The hypocrisy behind McManaman’s tackle

We’ve all seen the tackle. We’ve all seen the way that Massadio Haïdara collapses after having a grown man fly into his leg, studs first. We’ve all heard the calls for him to be banned for five, six or seven games after the referee, Mark Halsey’s, view of the incident was blocked, preventing him from seeing the tackle.

Probably though, we’ve seen the picture of the incident more than the full-speed video of it. This is a problem. It’s a problem because on the still image that has widely been used the ball is on the floor, making it seem like, instead of going for the ball, McManaman missed the ball by a good few feet before embedding his studs in Haïdara’s leg.

It may shock some of you to be told that this is not the case, McManaman did actually get a touch on the ball; a slight touch, but enough to divert the ball away from the Newcastle player. As the old footballing cliché goes, ‘the ball was there to be won’. That doesn’t mean that it wasn’t a bad challenge, it was, but it’s not as if the ball had been played along the floor and the 21 year-old had flown at waist-height, totally ignoring where the ball was.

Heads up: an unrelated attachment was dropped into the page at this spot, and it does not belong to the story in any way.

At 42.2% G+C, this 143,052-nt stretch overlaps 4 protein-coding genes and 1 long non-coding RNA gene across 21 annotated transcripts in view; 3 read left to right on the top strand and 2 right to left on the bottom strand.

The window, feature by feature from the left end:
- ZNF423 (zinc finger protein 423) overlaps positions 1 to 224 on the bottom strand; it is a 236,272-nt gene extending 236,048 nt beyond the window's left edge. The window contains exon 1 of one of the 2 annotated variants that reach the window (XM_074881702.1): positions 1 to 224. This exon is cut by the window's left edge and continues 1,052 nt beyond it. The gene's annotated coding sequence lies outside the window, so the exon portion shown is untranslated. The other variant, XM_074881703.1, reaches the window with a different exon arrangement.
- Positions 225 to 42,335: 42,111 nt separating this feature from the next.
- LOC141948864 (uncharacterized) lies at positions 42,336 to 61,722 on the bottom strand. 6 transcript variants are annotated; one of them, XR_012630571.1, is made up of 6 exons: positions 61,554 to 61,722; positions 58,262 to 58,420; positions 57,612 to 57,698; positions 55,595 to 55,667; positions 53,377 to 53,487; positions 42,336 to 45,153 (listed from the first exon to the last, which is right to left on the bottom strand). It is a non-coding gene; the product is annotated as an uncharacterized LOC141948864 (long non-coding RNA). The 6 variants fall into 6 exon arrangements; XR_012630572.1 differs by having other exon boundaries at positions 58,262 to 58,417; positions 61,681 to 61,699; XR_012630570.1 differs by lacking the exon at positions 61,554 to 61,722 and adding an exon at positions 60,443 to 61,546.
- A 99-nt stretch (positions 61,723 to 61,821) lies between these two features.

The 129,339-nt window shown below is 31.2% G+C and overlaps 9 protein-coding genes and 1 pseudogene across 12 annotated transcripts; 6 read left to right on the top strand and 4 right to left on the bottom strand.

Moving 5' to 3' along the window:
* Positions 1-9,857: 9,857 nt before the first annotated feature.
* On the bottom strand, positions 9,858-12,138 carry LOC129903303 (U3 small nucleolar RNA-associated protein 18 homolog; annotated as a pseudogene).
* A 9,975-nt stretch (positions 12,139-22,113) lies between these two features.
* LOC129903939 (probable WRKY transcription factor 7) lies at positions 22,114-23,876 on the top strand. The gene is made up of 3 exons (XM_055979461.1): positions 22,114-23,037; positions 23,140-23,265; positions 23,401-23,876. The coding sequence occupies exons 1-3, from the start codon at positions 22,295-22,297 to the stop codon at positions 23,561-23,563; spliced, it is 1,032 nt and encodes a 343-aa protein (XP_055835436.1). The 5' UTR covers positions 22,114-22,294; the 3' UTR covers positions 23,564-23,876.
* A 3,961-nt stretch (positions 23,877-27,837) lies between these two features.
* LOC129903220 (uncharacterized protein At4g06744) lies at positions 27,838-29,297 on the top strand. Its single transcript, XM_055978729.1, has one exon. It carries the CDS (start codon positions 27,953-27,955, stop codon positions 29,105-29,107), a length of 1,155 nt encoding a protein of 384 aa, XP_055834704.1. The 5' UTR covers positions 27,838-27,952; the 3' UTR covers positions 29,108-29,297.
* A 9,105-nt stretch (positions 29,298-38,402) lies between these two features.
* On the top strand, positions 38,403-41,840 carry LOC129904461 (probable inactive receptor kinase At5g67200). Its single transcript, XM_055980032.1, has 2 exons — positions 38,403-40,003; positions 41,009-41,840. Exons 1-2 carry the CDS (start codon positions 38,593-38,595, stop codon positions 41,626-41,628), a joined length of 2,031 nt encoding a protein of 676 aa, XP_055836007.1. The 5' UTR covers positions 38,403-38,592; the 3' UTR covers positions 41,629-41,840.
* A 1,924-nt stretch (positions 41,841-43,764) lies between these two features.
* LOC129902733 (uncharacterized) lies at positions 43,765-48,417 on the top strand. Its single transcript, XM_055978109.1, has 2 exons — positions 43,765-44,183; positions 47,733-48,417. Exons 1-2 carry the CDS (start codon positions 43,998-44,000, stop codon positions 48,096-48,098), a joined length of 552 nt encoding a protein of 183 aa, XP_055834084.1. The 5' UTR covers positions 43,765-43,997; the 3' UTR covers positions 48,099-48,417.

Had I been playing in that match, I would have gone for the ball in exactly the same way that McManaman had, with the slight alteration that I would have pointed my foot rather than going in studs first. It’s awful that Haïdara could potentially have a career-threatening injury but, you know what, in football, and in other sports, those things just happen.

The fact that Dave Whelan came out in defence of his club’s player is important. You can accuse him of being biased, but Whelan’s career was ruined by a broken leg in the 1960 FA Cup final, if anyone knows about career-threatening injuries, he does. Let me repeat again, McManaman did actually get the ball.

The point of this article is not to say that McManaman shouldn’t have been sent off, because he should have been, or that the FA are right not to retrospectively charge him; despite the technicality, they should. It’s to say that the reaction to McManaman’s ‘enthusiastic’ tackle is totally hypocritical when you look at what is said any other week of the year in football.